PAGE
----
Khanna: Likely to Get Labeled
Dartmouth’s prevalent social labels reduce diversity in the community.
Deviance is defined by sociologists as the violation of expected rules and behavior by a member of a group, resulting in discord between the individual displaying the deviant behavior and the social context in which they reside. Though what is considered “deviant” varies greatly based upon a group’s conventional behaviors, deviance itself generally serves as a way for communities to define and clarify the socially normative behaviors and identities expected from its members. However, an individual’s motivation for engaging in deviant behavior has been subject to a wide range of sociological theories that have attempted to explain why people choose to renounce the establishment of their communities.
One of the most prevalent explanations for deviant behavior is based upon the proposition that an individual’s identity and actions are shaped by the formal and informal agencies at work within their social context. This philosophy, known as labeling theory, emphasizes the self-perpetuating nature of stereotypes within a society; individuals both act and react in response to the labels affixed to themselves or others. Labelling theory is most often used to explain criminal behavior, particularly when describing situations in which calling a person a criminal creates a self-fulfilling prophecy in which that individual consciously or unconsciously acts in ways that reaffirm their categorization.
However, labelling theory also hints at the reluctance of the majority within a society to rebel against expectations that ascribe how a person who practices a given gender, cultural identity, physical appearance, activity or other characteristic should act. Since the very purpose of deviance within a group is to maintain conformity, an individual that diverges from these expectations is subject to the internal and external social sanctions that noncompliance yields. In other words, rebelling against the establishment of any group is uncomfortable. Yet the tenants of labelling theory take the vague discomfort inherent in nonconformity and suggest that not only do people generally avoid overt rebellion, but that individuals pre-emptively shape their identities in accordance with the expectations of their community.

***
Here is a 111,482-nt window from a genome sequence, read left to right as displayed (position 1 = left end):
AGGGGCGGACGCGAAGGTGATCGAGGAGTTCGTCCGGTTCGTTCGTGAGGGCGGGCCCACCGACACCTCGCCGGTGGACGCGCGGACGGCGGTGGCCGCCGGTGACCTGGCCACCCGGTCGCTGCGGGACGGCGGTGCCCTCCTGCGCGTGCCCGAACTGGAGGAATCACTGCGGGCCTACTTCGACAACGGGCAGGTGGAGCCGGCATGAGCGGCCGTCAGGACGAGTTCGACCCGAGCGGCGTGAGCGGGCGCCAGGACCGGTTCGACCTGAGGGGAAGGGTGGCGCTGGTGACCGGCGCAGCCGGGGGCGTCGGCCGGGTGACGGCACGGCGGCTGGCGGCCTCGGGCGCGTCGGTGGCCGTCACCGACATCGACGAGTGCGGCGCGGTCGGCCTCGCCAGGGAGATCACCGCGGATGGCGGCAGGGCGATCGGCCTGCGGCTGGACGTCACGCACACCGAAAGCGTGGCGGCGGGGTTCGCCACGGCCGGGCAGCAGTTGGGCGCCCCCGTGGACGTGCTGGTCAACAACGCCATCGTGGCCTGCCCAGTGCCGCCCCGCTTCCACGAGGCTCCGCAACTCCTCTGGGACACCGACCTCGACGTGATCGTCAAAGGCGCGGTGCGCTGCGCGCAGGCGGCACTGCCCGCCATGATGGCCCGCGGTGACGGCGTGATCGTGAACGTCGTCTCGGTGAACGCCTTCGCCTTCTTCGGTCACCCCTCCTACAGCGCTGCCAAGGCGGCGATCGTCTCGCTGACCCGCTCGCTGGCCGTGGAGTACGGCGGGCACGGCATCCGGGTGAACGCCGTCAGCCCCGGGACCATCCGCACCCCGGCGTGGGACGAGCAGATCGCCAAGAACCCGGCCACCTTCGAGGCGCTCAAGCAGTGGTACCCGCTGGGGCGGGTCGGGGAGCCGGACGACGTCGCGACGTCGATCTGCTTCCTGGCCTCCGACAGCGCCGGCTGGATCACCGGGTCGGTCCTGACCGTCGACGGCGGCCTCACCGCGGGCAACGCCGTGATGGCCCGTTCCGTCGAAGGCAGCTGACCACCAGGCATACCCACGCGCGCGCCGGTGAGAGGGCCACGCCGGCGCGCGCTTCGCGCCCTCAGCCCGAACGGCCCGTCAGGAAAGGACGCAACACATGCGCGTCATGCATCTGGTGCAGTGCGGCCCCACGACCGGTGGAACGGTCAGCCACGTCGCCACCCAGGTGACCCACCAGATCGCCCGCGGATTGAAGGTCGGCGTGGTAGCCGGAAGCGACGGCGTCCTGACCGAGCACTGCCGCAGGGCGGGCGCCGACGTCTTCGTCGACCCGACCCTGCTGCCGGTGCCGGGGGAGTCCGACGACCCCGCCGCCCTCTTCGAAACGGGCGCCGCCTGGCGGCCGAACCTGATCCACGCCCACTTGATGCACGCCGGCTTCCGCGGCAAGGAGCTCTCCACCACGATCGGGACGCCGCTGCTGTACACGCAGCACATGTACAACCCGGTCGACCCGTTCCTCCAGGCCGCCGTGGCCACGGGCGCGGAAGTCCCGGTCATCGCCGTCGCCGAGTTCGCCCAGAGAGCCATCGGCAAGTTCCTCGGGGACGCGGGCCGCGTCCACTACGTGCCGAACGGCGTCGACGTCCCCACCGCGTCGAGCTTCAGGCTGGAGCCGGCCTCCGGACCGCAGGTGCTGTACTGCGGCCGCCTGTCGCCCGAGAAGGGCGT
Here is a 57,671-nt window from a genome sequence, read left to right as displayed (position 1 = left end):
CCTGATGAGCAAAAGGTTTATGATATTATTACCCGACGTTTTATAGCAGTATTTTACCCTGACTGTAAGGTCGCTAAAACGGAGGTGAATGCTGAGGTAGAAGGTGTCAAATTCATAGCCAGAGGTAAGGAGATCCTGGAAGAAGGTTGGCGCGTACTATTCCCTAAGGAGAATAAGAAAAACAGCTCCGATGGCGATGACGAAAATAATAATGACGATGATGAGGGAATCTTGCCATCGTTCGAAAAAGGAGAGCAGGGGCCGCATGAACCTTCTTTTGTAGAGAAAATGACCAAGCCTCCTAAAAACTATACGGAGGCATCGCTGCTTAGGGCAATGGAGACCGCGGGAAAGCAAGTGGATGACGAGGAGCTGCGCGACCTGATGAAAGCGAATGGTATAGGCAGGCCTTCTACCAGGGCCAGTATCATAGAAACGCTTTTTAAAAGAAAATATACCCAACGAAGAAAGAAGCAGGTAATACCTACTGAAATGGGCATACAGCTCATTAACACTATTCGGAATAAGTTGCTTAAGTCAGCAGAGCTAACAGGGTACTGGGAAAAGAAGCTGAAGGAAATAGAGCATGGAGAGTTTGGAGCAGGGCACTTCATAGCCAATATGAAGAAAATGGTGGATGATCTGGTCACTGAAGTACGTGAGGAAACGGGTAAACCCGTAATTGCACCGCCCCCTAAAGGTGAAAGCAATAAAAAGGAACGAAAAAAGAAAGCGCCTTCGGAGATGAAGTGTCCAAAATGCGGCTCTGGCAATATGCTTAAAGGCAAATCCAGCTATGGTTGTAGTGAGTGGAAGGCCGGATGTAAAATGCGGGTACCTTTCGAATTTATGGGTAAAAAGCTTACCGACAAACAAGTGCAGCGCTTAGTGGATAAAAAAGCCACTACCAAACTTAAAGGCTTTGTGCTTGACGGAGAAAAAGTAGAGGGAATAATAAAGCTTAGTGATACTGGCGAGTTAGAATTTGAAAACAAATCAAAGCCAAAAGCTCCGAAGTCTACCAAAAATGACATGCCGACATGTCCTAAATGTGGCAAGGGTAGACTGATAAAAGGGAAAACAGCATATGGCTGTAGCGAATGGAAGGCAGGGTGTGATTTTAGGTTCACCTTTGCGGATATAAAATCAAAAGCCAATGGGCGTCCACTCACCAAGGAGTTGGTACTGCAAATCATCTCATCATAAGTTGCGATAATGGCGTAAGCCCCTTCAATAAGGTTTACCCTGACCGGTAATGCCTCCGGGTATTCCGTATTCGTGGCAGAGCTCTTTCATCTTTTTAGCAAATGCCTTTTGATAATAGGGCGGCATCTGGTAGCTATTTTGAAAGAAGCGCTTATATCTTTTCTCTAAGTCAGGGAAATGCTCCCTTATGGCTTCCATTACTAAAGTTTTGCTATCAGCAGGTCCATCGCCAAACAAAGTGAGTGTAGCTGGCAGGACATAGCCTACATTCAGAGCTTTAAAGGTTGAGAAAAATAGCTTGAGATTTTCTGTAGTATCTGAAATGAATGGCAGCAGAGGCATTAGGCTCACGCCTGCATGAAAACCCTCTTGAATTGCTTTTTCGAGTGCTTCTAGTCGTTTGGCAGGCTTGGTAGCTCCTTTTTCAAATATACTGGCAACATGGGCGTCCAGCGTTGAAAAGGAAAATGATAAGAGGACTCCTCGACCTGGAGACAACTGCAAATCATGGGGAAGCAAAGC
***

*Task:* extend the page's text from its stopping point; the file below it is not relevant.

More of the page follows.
Dartmouth students come from all corners of the globe, creating a student body that is a melting pot of cultures, races, religions, beliefs, languages and traditions. The geographic diversity present on campus alone presents stunning potential for a community defined by its uniqueness. Potential, though, is as far as diversity extends here at the College. Though Dartmouth is home to more than 160 student groups, these organizations are an infinitely small fraction of the complex diversity that students enter college with. In attempting to meet the spoken and unspoken expectations that define what a member of these student groups should look like, it is all too easy for students to give up their unique blends of individuality in order to fit in. Electing to be an active member of the Dartmouth community means participating in a system that rewards conformity and obedience with success and acceptance. For the typical high-achieving Dartmouth student, trading in one’s unique identity for a handful of the 160 definitions of what it means to be a part of the campus community is worth it.
Labelling theory, it would appear, perfectly predicts the dynamic of life at Dartmouth. Social expectations coupled with individual drive to fit in have created a community in which labels are as ever-present as upcoming midterms and long lines at King Arthur Flour Café. Members of the Dartmouth Outing Club are “crunchy.” The label on the black overcoats worn by varsity athletes proclaim a student’s sport of choice before they speak, associating themselves with the stereotypes affixed to various varsity teams at the College. Any student studying economics is considered “preppy” by association, while a women’s, gender and sexuality studies major is assumed to be “alternative.” It is often assumed that members of more rambunctious Greek houses party hard every “on”-night, with little regard for their schoolwork. The classification of students in this manner has created easily identifiable divisions that both separate communities from each other and reinforce cohesion within groups themselves.
I am not suggesting that student groups are negative entities that must be avoided to maintain individuality. On the contrary, it is the strong sense of friendship and belonging provided by these organizations that make Dartmouth a comfortable place for many students. However, it is imperative that these environments do not make students feel welcomed because they conform to group expectations; rather, that members feel welcomed because of who they already are. In turn, students must actively seek to accept the discomfort inherent in resisting conformity, endeavoring to ensure that their identities reflect their true selves rather than the persona that they feel obligated to become. If students and campus organizations are able to work together to fulfill both responsibilities successfully, the Dartmouth community will be able to more fully recognize and accept identities that extend beyond the 160 labels currently available to students.